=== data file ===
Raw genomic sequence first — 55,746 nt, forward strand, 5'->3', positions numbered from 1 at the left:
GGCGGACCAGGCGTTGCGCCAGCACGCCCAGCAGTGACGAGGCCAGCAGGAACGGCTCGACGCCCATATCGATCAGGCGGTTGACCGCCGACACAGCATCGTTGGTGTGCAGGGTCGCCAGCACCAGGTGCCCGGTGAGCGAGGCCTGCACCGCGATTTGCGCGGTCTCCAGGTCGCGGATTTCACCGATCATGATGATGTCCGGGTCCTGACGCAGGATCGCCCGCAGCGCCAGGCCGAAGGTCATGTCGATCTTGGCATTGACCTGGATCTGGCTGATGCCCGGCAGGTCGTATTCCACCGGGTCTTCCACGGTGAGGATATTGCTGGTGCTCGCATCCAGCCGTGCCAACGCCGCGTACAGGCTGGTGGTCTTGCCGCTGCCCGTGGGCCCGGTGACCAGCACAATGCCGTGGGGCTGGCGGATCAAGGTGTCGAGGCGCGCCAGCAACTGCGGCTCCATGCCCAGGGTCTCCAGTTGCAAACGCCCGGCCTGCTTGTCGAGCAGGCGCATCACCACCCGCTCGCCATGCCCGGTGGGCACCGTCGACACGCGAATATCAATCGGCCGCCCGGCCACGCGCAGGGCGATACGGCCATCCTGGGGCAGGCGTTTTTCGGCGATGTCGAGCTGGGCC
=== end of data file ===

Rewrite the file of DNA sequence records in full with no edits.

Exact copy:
Raw genomic sequence first — 55,746 nt, forward strand, 5'->3', positions numbered from 1 at the left:
GGCGGACCAGGCGTTGCGCCAGCACGCCCAGCAGTGACGAGGCCAGCAGGAACGGCTCGACGCCCATATCGATCAGGCGGTTGACCGCCGACACAGCATCGTTGGTGTGCAGGGTCGCCAGCACCAGGTGCCCGGTGAGCGAGGCCTGCACCGCGATTTGCGCGGTCTCCAGGTCGCGGATTTCACCGATCATGATGATGTCCGGGTCCTGACGCAGGATCGCCCGCAGCGCCAGGCCGAAGGTCATGTCGATCTTGGCATTGACCTGGATCTGGCTGATGCCCGGCAGGTCGTATTCCACCGGGTCTTCCACGGTGAGGATATTGCTGGTGCTCGCATCCAGCCGTGCCAACGCCGCGTACAGGCTGGTGGTCTTGCCGCTGCCCGTGGGCCCGGTGACCAGCACAATGCCGTGGGGCTGGCGGATCAAGGTGTCGAGGCGCGCCAGCAACTGCGGCTCCATGCCCAGGGTCTCCAGTTGCAAACGCCCGGCCTGCTTGTCGAGCAGGCGCATCACCACCCGCTCGCCATGCCCGGTGGGCACCGTCGACACGCGAATATCAATCGGCCGCCCGGCCACGCGCAGGGCGATACGGCCATCCTGGGGCAGGCGTTTTTCGGCGATGTCGAGCTGGGCC